Consumer Fraud

Whistleblower Helps U.S. Recover $5.31 Million From N.Y. Blood Cancer Group

Pills Stethascope on Money 435x289 Whistleblower Helps U.S. Recover $5.31 Million From N.Y. Blood Cancer GroupHudson Valley Hematology Oncology Associates of Poughkeepsie, N.Y., will pay $5.31 million to settle a False Claims Act lawsuit brought by a whistleblower who accused the group of widespread Medicare and Medicaid fraud.

According to the whistleblower complaint, Hudson Valley Hematology Oncology Associates illegally waived co-payments from Medicare beneficiaries, and then billed the Medicare program for those losses by adding them to other charge submitted for reimbursement.

Federal and state prosecutors also alleged that the medical group overbilled Medicare and Medicaid for evaluation and management services and related routine procedures, such as chemotherapy, injections, or venipunctures, on the same date.

In many cases, Hudson Valley Hematology Oncology Associates billed the government health care programs for services under codes indicating the services were performed by physicians when they were really performed by nurses. This practice allowed the medical group to collect higher reimbursements from Medicare and Medicaid, prosecutors claimed.

The government also alleged that Medicare and Medicaid paid for services that were not medically necessary or never actually performed.

“Hudson Valley Hematology Oncology Associates improperly billed Medicare and Medicaid for reimbursement, costing the taxpayers millions of dollars,” Manhattan U.S. Attorney Preet Bharara said in a statement. “This settlement not only restores those funds, but involves detailed admissions by Hudson Valley and the imposition of safeguards to ensure against fraudulent billing in the future.”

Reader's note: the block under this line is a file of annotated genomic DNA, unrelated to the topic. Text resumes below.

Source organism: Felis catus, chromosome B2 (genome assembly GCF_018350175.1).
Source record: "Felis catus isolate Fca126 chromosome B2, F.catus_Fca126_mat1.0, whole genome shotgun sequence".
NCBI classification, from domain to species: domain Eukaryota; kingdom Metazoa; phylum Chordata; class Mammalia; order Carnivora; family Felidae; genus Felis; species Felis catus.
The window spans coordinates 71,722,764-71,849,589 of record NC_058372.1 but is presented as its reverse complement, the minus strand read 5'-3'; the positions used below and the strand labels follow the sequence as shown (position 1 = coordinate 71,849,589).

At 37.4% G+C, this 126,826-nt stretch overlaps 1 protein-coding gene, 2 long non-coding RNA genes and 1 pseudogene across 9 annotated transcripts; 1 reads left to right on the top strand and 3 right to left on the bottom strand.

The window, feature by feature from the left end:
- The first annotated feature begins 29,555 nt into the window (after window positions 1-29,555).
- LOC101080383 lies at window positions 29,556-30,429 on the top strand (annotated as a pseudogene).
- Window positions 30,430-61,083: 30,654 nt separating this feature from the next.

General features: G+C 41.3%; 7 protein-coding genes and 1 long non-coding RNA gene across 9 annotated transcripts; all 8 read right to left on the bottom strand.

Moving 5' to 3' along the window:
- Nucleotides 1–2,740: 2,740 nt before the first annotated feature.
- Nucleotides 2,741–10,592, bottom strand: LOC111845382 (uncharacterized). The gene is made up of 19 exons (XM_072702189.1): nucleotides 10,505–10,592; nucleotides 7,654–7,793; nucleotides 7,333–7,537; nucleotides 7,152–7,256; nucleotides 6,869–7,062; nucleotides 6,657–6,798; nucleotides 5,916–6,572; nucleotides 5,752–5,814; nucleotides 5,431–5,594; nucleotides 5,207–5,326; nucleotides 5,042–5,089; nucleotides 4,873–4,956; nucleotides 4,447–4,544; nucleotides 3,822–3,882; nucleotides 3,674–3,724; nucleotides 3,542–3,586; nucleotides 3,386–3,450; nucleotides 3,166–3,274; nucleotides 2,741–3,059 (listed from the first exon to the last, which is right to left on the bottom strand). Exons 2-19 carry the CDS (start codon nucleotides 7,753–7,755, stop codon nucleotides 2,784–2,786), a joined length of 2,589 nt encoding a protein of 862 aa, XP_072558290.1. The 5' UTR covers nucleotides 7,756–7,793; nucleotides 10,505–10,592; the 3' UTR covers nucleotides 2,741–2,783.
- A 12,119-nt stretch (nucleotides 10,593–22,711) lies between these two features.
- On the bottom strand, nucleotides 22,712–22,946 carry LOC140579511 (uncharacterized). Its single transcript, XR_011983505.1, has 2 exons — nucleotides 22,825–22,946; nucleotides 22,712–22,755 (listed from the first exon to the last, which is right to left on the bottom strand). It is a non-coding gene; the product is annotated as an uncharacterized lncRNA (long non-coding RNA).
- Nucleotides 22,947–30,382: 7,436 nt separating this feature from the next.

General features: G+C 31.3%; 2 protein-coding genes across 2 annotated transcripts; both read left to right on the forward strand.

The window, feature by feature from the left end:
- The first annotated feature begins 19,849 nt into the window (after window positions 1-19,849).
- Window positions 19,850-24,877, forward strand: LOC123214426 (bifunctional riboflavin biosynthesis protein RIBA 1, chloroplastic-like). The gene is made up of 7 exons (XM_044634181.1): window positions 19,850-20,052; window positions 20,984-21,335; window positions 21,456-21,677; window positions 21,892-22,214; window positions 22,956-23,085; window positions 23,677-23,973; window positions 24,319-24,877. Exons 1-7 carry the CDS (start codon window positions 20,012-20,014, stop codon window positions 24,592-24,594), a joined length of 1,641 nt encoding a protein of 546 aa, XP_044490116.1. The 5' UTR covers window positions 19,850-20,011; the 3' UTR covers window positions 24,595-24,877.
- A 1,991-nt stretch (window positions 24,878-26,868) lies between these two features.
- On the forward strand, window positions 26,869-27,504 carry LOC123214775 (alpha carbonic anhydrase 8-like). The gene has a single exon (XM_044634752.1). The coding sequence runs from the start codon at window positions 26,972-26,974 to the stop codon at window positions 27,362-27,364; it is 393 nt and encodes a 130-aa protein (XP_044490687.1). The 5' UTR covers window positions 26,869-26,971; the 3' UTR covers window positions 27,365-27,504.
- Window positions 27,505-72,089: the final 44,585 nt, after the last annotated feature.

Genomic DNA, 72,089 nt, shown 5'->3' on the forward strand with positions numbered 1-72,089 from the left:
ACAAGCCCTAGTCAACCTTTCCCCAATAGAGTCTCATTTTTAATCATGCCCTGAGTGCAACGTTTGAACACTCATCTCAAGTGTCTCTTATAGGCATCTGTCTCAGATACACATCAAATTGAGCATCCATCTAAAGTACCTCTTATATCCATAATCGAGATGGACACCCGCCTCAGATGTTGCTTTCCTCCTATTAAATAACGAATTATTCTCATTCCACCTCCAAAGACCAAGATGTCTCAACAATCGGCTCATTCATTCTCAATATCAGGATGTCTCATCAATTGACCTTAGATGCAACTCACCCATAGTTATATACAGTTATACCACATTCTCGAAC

Prosecutors alleged that the fraudulent activity occurred over a five-year period beginning in 2010.

Lucille Abrahamsen, a former employee of Hudson Valley Hematology Oncology Associates filed the lawsuit in 2014 under the whistleblower provisions of the False Claims Act, which authorizes private parties to sue on behalf of the federal government in certain cases of suspected fraud targeting taxpayer-funded agencies and programs.

Federal and state prosecutors investigated the allegations and chose to intervene in the case, meaning they became active litigants. Ms. Abrahamsen is set to receive between $796,500 and $1.06 million as a whistleblower award for her role in helping the government recover the health care funds.

U.S. Attorney’s Office for the Southern District of New York
The Poughkeepsie Journal